Download Addressing Frank Kermode: Essays in Criticism and by Margaret Tudeau-Clayton, Martin Warnerd PDF

By Margaret Tudeau-Clayton, Martin Warnerd

Frank Kermode's paintings has continuously been vital to scholars of English literature. In those essays, major students severely verify Kermode's texts and query his illustration of literary examine, delivering their very own interpretative suggestions.

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Additional resources for Addressing Frank Kermode: Essays in Criticism and Interpretation

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As Johnson wrote in his Life of Milton more than a hundred years later, 'All mankind will, through all ages, bear the same relation to Adam and Eve, and must partake of that good and evil which extend to themselves' (1905: I, 174-5). The first line, 'Of man's first disobedience, and the fruit', tells of the first, constitutive act of humanity as we know it in ourselves. It is not, indeed, a Creation-of-the-World opening, but we are moving closer to that Hebraic extreme. I am suggesting that an exclusively formalist account - an account which admits no concept of beginning other than that created by a fictive reading in - will never be adequate for these canonical openings, for all their manifestly literary character.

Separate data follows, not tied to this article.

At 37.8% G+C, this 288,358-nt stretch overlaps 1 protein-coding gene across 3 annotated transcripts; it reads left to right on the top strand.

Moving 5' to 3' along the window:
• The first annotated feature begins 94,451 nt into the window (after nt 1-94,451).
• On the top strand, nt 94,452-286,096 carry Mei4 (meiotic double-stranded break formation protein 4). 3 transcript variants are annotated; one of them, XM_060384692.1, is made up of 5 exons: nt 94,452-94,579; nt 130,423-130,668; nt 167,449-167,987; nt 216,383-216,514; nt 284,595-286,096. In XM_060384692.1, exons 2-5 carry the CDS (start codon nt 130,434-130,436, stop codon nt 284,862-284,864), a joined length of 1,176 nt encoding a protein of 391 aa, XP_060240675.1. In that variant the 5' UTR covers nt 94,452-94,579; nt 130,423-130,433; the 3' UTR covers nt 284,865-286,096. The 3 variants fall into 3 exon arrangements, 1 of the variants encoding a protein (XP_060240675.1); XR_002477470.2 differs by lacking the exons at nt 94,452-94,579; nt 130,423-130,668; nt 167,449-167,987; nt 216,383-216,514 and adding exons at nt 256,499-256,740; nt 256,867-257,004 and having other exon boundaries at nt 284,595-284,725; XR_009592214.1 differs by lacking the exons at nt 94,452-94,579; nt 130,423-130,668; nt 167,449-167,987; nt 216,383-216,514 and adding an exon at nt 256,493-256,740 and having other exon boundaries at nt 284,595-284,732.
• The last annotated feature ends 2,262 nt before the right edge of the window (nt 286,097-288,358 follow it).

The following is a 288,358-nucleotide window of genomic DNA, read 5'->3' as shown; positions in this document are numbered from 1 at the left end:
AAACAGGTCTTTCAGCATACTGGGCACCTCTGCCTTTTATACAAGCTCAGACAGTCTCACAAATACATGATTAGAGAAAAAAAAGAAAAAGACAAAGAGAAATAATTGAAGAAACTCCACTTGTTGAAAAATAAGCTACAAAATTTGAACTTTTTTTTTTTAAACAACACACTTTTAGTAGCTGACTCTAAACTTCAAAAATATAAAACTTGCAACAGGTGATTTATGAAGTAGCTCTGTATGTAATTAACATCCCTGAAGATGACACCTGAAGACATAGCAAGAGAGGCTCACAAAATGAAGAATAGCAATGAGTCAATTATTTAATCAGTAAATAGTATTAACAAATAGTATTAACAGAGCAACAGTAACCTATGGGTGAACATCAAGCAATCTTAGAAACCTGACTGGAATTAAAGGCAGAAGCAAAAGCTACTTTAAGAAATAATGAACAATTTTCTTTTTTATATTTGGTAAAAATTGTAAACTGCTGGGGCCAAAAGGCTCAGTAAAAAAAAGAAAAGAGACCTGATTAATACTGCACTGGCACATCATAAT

123) 40 Essays in Criticism I have dwelt at some length on the moral aspects of Kermode' s argument partly as a way of measuring the distance we have travelled from the seemingly febrile Zarathustrian cheerfulness with which Nietzsche, in a late phase, greeted the thought that transparency and the single sense are unattainable, that all is 'perspective and illusion'. The Genesis of Secrecy is not a cheerful book. But it is a serious one, and its un-Nietzschean preference for truth over illusion is not one that can easily be laughed off.

In Ovid animus is the confessed origin of a poem which terminates, likewise, in the personality of the poet; vivam, 'I shall live' is the last word of the Metamorphoses. (See Galinsky 1975: 44). The gods invoked are the gods of a nostalgically viewed cosmology, something other than the poet and the poem. 36 Essays in Criticism I have moved somewhat from my original anthithesis. The difference between a natural and a formal beginning becomes, as we close with the mystery of the Homeric intervention, less important than the growing distance between the poet and the matter of his poem.

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